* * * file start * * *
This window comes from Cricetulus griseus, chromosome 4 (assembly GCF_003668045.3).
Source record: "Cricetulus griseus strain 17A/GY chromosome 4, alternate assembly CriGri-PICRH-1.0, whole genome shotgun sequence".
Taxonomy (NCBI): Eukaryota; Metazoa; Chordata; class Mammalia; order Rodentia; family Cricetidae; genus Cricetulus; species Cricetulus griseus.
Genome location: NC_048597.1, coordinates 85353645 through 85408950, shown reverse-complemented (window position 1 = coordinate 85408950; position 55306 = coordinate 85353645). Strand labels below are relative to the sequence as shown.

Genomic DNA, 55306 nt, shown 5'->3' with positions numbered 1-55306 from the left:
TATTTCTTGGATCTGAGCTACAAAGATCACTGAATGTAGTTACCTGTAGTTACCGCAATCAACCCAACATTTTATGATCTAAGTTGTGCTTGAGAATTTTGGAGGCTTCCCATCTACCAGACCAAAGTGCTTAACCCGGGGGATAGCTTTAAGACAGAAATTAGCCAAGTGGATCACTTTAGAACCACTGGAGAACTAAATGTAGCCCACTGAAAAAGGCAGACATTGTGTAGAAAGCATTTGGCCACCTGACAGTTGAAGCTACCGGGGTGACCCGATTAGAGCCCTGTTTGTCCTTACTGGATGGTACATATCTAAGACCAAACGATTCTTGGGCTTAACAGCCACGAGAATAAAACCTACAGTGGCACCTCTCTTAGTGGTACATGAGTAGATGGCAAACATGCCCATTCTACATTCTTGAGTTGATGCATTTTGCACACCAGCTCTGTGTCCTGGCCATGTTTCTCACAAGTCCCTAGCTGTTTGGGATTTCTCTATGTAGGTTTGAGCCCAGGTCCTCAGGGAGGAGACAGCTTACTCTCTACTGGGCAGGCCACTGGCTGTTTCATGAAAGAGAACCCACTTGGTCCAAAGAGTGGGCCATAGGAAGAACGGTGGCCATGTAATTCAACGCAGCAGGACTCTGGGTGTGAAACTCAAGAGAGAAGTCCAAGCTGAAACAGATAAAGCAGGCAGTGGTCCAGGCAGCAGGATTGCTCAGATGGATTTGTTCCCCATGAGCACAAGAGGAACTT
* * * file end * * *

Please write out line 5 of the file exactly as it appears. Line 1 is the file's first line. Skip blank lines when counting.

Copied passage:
Genomic DNA, 55306 nt, shown 5'->3' with positions numbered 1-55306 from the left: